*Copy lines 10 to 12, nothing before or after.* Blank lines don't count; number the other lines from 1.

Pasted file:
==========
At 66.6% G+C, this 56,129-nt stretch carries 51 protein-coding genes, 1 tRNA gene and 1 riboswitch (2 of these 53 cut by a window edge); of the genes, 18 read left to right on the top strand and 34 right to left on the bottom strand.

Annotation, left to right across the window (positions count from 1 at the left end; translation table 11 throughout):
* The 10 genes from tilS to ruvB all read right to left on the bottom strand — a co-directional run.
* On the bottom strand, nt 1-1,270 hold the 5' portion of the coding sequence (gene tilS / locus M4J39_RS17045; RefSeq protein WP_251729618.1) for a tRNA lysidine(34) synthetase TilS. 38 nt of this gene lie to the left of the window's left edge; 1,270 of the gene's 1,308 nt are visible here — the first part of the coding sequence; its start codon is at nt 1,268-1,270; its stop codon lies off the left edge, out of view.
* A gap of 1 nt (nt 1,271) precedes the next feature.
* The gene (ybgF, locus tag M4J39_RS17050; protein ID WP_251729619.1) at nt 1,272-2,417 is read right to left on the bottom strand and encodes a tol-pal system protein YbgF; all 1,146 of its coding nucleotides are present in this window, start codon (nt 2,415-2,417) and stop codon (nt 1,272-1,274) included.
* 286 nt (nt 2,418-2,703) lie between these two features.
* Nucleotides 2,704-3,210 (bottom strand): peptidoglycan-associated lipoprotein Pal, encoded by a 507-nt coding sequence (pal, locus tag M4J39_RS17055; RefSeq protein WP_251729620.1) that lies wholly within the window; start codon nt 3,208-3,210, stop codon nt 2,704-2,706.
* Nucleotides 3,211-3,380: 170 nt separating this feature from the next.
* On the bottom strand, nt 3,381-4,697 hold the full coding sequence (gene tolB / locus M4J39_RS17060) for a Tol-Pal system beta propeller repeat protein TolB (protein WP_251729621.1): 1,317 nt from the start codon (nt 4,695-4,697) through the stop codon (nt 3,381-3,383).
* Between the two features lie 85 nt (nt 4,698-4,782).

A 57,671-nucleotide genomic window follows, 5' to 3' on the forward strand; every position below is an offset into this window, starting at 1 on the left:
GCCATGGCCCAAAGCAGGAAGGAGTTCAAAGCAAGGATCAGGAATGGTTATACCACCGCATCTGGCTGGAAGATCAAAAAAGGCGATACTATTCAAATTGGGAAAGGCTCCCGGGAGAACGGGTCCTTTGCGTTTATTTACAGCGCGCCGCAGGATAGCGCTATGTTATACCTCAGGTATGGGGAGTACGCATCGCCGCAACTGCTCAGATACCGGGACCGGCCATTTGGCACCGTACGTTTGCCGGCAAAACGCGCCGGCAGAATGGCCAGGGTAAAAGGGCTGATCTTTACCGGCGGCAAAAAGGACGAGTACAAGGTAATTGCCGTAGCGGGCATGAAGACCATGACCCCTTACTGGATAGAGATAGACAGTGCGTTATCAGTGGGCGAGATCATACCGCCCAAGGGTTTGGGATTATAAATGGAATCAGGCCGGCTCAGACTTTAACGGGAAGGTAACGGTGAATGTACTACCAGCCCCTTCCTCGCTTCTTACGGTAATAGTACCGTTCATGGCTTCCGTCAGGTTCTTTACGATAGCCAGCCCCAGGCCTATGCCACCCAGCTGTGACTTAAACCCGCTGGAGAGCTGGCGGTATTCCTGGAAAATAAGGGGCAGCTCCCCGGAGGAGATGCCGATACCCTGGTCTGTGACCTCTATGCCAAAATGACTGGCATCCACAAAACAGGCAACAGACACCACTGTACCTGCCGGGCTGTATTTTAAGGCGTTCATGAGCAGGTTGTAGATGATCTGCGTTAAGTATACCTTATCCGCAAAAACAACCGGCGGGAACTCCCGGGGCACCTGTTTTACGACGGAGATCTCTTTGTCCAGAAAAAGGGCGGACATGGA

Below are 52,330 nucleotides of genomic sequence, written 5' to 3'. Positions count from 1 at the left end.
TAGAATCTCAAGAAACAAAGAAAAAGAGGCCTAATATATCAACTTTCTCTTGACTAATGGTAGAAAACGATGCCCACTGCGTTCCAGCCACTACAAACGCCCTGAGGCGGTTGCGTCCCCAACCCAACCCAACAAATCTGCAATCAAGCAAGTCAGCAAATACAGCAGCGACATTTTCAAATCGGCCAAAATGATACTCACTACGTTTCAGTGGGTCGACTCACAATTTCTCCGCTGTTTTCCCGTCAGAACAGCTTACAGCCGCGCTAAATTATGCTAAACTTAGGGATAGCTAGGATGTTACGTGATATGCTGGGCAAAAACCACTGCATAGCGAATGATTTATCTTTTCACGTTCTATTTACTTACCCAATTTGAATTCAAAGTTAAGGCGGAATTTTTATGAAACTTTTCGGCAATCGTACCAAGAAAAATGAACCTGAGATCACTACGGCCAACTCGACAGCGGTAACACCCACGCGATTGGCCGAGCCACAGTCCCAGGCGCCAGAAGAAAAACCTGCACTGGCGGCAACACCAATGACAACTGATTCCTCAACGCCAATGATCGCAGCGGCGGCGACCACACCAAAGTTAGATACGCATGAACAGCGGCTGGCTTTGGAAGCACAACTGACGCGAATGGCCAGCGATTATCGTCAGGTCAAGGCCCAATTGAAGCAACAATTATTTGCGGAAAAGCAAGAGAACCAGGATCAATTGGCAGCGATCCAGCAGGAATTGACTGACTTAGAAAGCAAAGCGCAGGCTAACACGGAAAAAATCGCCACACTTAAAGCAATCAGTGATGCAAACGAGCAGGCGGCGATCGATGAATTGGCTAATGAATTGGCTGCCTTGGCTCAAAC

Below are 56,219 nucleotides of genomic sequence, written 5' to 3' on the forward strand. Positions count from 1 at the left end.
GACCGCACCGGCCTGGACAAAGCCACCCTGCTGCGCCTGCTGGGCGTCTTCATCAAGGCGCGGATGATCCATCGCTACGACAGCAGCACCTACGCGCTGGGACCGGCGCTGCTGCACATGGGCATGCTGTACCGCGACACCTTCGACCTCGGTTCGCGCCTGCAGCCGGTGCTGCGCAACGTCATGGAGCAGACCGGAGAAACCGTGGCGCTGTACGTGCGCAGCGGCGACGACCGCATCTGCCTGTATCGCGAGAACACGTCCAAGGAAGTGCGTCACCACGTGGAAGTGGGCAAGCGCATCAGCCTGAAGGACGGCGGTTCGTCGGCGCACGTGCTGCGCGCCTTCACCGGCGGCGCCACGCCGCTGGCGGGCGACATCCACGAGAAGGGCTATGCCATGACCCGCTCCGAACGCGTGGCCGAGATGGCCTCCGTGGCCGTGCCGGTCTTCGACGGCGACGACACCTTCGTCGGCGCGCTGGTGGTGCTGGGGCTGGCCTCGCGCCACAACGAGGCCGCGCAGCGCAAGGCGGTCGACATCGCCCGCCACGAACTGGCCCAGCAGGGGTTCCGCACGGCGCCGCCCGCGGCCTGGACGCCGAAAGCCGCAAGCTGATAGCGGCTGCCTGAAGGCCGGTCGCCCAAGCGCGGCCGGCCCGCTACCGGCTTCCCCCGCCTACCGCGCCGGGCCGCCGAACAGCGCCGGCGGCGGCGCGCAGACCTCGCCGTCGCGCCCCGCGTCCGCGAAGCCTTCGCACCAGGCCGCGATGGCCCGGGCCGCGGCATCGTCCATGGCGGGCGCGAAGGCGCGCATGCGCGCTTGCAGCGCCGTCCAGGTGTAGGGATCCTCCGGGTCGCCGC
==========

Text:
* On the bottom strand, nt 3,381-4,697 hold the full coding sequence (gene tolB / locus M4J39_RS17060) for a Tol-Pal system beta propeller repeat protein TolB (protein WP_251729621.1): 1,317 nt from the start codon (nt 4,695-4,697) through the stop codon (nt 3,381-3,383).
* Between the two features lie 85 nt (nt 4,698-4,782).

A 57,671-nucleotide genomic window follows, 5' to 3' on the forward strand; every position below is an offset into this window, starting at 1 on the left: